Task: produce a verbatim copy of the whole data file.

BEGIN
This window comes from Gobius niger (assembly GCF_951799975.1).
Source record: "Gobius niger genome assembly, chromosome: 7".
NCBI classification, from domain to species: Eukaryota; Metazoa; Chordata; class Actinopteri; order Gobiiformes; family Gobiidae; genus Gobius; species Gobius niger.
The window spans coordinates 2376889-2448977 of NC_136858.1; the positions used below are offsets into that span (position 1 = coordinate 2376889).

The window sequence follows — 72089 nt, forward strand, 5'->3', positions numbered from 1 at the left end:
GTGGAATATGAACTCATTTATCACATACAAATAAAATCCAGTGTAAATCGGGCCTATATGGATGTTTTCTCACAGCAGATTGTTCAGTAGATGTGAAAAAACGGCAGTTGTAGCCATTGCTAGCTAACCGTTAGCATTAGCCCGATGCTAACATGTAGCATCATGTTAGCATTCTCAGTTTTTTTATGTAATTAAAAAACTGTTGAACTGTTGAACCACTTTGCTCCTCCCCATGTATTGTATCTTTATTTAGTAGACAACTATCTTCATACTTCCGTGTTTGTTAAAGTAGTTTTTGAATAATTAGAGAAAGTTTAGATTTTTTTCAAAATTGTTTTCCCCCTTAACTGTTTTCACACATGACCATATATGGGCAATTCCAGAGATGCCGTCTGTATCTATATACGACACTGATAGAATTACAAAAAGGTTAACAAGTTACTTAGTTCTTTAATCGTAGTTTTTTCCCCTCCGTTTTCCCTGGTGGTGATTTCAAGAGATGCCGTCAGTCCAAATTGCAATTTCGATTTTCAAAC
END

This window comes from Gobius niger (assembly GCF_951799975.1).
Source record: "Gobius niger genome assembly, chromosome: 7".
NCBI classification, from domain to species: Eukaryota; Metazoa; Chordata; class Actinopteri; order Gobiiformes; family Gobiidae; genus Gobius; species Gobius niger.
The window spans coordinates 2376889-2448977 of NC_136858.1; the positions used below are offsets into that span (position 1 = coordinate 2376889).

The window sequence follows — 72089 nt, forward strand, 5'->3', positions numbered from 1 at the left end:
GTGGAATATGAACTCATTTATCACATACAAATAAAATCCAGTGTAAATCGGGCCTATATGGATGTTTTCTCACAGCAGATTGTTCAGTAGATGTGAAAAAACGGCAGTTGTAGCCATTGCTAGCTAACCGTTAGCATTAGCCCGATGCTAACATGTAGCATCATGTTAGCATTCTCAGTTTTTTTATGTAATTAAAAAACTGTTGAACTGTTGAACCACTTTGCTCCTCCCCATGTATTGTATCTTTATTTAGTAGACAACTATCTTCATACTTCCGTGTTTGTTAAAGTAGTTTTTGAATAATTAGAGAAAGTTTAGATTTTTTTCAAAATTGTTTTCCCCCTTAACTGTTTTCACACATGACCATATATGGGCAATTCCAGAGATGCCGTCTGTATCTATATACGACACTGATAGAATTACAAAAAGGTTAACAAGTTACTTAGTTCTTTAATCGTAGTTTTTTCCCCTCCGTTTTCCCTGGTGGTGATTTCAAGAGATGCCGTCAGTCCAAATTGCAATTTCGATTTTCAAAC